know several people who find them so.'

'Yes, he said it was one of the penalties of fame that one must
submit to,' returned Miss Arthuret, with a delighted laugh of

Bessie rejoiced that none of her own people were near to see the
patronising manner in which Arthurine introduced her to Mr. Foxholm,
a heavily-bearded man, whose eyes she did not at all like, and who
began by telling her that he felt as if he had crossed the Rubicon,
and entering an Arcadia, had found a Parnassus.

Bessie looked to see whether the highly-educated young lady detected
the malaprop for the Helicon, but Arthurine was either too well-bred
or too much exalted to notice either small slips, or even bad taste,
and she stood smiling and blushing complacently. However, just then
Susan hurried up. 'Bessie, you are wanted. Here's a card. The
gentleman sent it in, and papa asked me to find you.'

Bessie opened her eyes. The card belonged to the editor of one of
the most noted magazines of the day, but one whose principles she
did not entirely approve. What could be coming?

Her father was waiting for her.

'Well, Miss Bessie,' he said, laughing, 'Jane said the gentleman was
very urgent in wanting to know when you would be in. An offer, eh?'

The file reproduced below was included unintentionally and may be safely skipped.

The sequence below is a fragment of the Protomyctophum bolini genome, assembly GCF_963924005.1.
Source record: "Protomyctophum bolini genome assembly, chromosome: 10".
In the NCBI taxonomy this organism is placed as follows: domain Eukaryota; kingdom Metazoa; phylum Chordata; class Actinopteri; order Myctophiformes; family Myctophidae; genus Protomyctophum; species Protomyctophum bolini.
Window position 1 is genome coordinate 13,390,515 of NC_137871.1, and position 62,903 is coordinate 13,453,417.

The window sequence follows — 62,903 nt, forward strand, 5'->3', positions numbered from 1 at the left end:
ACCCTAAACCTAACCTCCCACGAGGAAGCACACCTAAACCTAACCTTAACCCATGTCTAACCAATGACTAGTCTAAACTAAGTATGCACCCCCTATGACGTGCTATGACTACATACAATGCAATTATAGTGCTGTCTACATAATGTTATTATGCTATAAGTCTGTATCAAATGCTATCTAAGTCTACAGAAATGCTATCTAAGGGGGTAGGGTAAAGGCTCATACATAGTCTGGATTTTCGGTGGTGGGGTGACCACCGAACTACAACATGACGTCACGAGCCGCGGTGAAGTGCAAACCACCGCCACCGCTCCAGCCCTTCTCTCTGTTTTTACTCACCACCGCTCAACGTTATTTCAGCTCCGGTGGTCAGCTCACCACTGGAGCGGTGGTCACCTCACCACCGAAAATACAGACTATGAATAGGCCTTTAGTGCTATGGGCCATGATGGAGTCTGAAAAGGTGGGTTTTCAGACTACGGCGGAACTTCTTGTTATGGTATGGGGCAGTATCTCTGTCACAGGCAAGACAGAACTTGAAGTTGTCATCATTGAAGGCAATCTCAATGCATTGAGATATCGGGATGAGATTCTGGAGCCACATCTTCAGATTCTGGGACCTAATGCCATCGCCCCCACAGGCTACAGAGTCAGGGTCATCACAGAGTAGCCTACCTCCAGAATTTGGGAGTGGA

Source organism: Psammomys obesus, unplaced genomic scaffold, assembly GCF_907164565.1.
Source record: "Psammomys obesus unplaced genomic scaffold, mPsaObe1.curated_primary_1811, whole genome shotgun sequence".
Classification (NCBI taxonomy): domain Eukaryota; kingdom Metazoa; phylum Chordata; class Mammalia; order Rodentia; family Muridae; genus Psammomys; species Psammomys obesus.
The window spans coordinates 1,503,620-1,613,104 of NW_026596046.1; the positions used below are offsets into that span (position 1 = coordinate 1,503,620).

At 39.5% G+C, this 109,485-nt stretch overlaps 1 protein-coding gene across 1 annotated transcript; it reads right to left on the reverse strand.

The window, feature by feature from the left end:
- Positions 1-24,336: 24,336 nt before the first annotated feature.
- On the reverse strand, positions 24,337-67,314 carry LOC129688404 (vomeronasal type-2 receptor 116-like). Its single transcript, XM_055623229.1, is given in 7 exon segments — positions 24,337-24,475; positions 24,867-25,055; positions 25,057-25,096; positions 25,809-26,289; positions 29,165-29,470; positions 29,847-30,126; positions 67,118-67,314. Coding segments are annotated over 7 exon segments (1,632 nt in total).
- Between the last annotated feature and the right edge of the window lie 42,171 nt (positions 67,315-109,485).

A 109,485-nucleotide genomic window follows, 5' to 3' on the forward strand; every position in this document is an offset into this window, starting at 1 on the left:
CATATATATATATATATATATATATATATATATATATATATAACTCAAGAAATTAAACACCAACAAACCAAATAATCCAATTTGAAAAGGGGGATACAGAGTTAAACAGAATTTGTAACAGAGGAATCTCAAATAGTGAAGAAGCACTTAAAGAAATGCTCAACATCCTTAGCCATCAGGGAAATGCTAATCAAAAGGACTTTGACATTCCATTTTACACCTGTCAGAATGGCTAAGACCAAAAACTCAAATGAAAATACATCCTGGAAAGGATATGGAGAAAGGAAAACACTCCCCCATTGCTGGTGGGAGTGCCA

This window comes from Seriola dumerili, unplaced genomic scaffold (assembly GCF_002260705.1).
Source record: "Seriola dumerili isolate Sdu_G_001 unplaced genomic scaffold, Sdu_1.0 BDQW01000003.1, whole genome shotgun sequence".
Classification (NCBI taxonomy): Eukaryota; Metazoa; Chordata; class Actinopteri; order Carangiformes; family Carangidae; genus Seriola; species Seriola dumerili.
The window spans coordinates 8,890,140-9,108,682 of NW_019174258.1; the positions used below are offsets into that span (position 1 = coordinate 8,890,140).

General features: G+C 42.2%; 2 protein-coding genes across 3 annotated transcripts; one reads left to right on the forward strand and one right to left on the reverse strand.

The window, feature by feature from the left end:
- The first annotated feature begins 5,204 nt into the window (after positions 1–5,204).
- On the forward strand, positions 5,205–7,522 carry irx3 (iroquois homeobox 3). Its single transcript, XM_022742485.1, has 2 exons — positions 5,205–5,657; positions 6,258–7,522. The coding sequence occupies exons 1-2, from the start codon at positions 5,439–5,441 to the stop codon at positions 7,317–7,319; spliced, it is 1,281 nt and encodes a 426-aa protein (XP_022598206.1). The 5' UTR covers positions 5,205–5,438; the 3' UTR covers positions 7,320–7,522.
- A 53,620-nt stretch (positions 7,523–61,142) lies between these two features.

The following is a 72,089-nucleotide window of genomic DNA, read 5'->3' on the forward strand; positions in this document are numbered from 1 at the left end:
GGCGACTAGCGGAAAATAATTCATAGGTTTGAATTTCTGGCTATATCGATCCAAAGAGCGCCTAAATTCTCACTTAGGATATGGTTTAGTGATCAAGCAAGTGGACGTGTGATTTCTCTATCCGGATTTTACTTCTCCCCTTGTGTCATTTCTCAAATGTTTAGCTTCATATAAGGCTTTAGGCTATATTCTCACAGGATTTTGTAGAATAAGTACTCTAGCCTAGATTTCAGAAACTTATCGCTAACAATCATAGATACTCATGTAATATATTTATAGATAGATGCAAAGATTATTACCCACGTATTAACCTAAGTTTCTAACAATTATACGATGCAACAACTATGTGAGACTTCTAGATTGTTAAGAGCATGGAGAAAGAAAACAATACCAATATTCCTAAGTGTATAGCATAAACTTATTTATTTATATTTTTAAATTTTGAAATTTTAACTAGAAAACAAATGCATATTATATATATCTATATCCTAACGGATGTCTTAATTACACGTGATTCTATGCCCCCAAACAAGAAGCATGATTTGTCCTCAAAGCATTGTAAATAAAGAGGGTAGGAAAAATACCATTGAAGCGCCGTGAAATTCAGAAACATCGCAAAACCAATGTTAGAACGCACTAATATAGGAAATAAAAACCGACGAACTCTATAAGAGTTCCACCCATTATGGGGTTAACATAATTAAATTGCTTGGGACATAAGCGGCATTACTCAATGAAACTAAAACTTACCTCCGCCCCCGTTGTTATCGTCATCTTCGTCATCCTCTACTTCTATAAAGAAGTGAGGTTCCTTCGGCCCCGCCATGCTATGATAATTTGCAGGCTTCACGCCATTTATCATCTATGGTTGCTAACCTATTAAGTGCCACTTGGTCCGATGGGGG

'Perhaps it is an offer, but not of _THAT_ sort,' said Bessie, and
she explained what the unliterary Admiral had not understood. He
answered with a whistle.

'Shall you do it, Bessie?'

'I think not,' she said quietly.

The editor was found waiting for her, with many apologies for
bringing her home, and the Admiral was so delighted with his
agreeableness as hardly to be able to tear himself away to bring
home his wife.

The offer was, as Bessie expected, of excellent terms for a serial
story--terms that proved to her what was her own value, and in which
she saw education for her sister Anne's eldest boy.

'Of course, there would be a certain adaptation to our readers.'

She knew what that meant, and there was that in her face which drew
forth the assurance.

'Of course nothing you would not wish to say would be required, but
it would be better not to press certain subjects.'

'I understand,' said Bessie. 'I doubt--'